A couple of weeks ago, some colleagues of mine and I went to a bar after work.  It was a typical bar atmosphere, perhaps slightly amplified by it being a Friday, with loud music and louder patrons.  Despite some difficulty hearing each other, we got chatting over beers. At some point Adam, someone I’d worked with closely in the preceding weeks, was describing a process by which coding assignments - programs written by students to solve an assigned problem - were automatically checked at NYU.  The process automatically ran the submitted programs, systematically trying malformed inputs and edge cases; things like replacing an expected number with a string, or a divisor with zero. This piqued my interest, and I responded enthusiastically, “Oh, they’re fuzzing ‘em!” He looked at me quizzically, and kindly replied “No… It’s actually the opposite of fuzzing.”  While ‘opposite’ perhaps too strongly implies dichotomy, he was absolutely correct. And I knew that. So what happened?

For the past year, I’d been conducting a review of fuzzing technologies, reading papers and analyzing them in a variety of ways.  It’s valuable here to note that nearly every paper I’d read introduced fuzzing as a form of software testing, and made a point of explaining that the only real definitional component of fuzzing is the random generation of inputs.  So despite being well aware of fuzzing’s random nature, and despite Adam’s description of the NYU system as very much not random, my knee jerk reaction was in the ballpark, but not a hit.  I’d gotten the superclass correct, but not the subclass. Software testing, yes; fuzzing, no. At this point, I’d consider myself moderately ‘trained’ in fuzzing, and as we are what we do, and in the face of the noise, the socially aggressive nature of bars and the speed of the interaction, I fell back on that training… and missed the mark.

In social situations, missing the mark, when committed in kindness, is rarely a serious issue.  However in other situations, like during physical combat, it can be quite serious; the mark to miss might be a fist flying toward your face.  Yet despite the different scenarios, there’s a parallel which I failed to observe prior to thinking about my response to Adam. When you learn how to block a punch, the most immediate indicators of success are whether or not you made contact with your opponent's hand, and whether that hand ended up making contact with its target.  However this is somewhat naive. A punch originates from an arm, which originates from a torso, which is based on legs, which in turn provide a connection to the great base; the ground. A more sophisticated view of a punch would place it within this greater system, and suggest much more valuable indicators of success. Did my block disrupt their connection to the ground?  Did my block leave that system in a state from which it can easily attack again, or have I substantively degraded its ability to cause damage?

Yet for a variety of reasons, this is not a particularly common way of viewing the act of blocking.  Training tends to emphasize contact with the hand, and rote memorization of movement, complete with an opponent’s expected reaction.  And that opponent is at the same time quite likely being trained in how to throw a will be blocked punch.  Despite these shortcomings, this type of activity is not without value.  In the event of being surprised by an incoming punch, it is much better to throw up something, than nothing, even if the movement may be based on misconceptions, or upon an incomplete view of the situation.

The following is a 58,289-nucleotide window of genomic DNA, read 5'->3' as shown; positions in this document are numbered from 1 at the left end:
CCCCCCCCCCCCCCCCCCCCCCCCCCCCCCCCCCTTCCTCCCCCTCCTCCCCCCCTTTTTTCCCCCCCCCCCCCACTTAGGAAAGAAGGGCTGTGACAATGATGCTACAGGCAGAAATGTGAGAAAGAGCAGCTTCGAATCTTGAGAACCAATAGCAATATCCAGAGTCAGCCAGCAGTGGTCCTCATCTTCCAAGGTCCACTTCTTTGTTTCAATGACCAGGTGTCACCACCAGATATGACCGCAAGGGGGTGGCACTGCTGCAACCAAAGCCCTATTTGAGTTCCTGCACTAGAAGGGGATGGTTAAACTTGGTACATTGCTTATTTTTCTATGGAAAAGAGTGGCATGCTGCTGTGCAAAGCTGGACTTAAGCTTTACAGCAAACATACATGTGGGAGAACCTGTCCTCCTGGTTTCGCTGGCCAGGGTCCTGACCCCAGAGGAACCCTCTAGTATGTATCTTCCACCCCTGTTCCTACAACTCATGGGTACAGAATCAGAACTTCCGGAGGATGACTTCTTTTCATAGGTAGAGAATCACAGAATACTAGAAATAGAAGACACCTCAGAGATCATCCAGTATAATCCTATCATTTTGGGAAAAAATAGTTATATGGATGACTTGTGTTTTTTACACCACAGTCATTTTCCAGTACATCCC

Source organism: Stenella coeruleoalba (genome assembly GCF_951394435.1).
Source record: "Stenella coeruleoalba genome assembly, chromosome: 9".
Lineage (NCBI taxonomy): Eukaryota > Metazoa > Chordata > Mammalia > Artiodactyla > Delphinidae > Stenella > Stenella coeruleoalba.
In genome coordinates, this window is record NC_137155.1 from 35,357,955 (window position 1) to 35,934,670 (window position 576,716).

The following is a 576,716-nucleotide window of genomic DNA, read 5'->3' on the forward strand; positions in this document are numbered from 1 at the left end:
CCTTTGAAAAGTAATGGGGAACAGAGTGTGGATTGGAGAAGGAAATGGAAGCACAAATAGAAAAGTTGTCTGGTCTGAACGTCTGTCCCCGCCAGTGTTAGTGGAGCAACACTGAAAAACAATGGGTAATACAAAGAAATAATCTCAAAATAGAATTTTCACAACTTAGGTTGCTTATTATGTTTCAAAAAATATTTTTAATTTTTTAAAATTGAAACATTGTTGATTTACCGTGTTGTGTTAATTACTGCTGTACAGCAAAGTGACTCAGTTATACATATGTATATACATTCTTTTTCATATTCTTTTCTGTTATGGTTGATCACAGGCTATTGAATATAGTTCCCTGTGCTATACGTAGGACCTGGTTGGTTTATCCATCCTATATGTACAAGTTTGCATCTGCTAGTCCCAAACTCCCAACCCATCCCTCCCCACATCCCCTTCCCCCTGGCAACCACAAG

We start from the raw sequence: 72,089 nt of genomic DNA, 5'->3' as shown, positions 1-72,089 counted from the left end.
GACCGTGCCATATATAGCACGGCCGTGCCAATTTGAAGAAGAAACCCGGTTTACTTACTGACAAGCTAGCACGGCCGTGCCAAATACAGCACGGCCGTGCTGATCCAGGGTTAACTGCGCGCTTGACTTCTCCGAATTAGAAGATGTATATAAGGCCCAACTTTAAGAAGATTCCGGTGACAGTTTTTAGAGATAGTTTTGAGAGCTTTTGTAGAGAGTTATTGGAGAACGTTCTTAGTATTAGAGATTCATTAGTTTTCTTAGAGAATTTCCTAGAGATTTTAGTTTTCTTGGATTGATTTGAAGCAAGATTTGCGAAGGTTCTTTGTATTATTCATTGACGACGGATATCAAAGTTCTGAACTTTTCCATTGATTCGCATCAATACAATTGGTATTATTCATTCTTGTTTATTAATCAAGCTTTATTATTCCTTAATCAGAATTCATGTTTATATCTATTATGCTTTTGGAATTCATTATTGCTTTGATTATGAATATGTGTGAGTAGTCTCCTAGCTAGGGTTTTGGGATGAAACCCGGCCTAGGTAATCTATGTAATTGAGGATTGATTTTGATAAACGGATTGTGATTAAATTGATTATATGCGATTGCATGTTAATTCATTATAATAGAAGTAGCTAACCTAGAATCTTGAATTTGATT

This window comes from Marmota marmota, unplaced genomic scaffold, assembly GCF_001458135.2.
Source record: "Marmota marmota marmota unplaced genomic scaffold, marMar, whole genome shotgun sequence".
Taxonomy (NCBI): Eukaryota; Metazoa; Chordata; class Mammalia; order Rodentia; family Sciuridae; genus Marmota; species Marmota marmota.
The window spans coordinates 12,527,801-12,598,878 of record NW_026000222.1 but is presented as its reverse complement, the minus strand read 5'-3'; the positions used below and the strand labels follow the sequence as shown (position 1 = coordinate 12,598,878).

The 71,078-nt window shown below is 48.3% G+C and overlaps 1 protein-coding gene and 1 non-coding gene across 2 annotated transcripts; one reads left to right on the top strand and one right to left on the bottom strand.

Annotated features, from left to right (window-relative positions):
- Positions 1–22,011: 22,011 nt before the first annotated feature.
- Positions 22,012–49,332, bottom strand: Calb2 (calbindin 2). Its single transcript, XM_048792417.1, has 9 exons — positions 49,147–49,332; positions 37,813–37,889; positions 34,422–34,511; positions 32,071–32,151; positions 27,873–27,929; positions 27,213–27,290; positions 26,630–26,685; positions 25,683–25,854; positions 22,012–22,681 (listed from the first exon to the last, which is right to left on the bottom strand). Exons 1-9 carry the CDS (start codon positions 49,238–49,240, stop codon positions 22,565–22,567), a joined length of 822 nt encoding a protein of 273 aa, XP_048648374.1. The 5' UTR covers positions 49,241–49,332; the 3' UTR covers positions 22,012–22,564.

A punch involves most obviously a hand, but as connected components range away from the hand and toward the ground, the obviousness of their relation to the activity diminishes.  Despite this, the hand is member of a single system. A punch must therefore obey the rules of the entire system, rules which may not be obvious from simply examining the punching hand.  In this way, the total system’s properties are as inherent in the punch as they are in any other action undertaken by the system. The whole system here is a superclass and the punch a subclass which inherits many properties and routines from its parents.  In ignoring the system, and focusing on the punch, we ignore all properties of the system not explicitly defined in the ‘punch’ class; a mistake with potentially grave consequences. Rote training of blocks has the unfortunate side effect of emphasizing the subclass, and not the superclass.

Now how does this relate to fuzzing?  When responding to Adam’s remark, I fell into this trap.  My rote training in fuzzing had inappropriately emphasized its specifics.  It had become more important in my mind than the system to which it belonged: software testing.  Though I was in the right arena, I had thrown up a block designed to make contact with the hand, not one aware of the hand’s superclass.  Had my training in fuzzing emphasized its place within its system, I’d still know the same literal information, but might also have been able to successfully block.  I might have been able to identify the NYU system as non-random, and therefore obviously not fuzzing. Most importantly, I may even have been able to do all of this out of the blue, in the loud, stimulating, bar environment.

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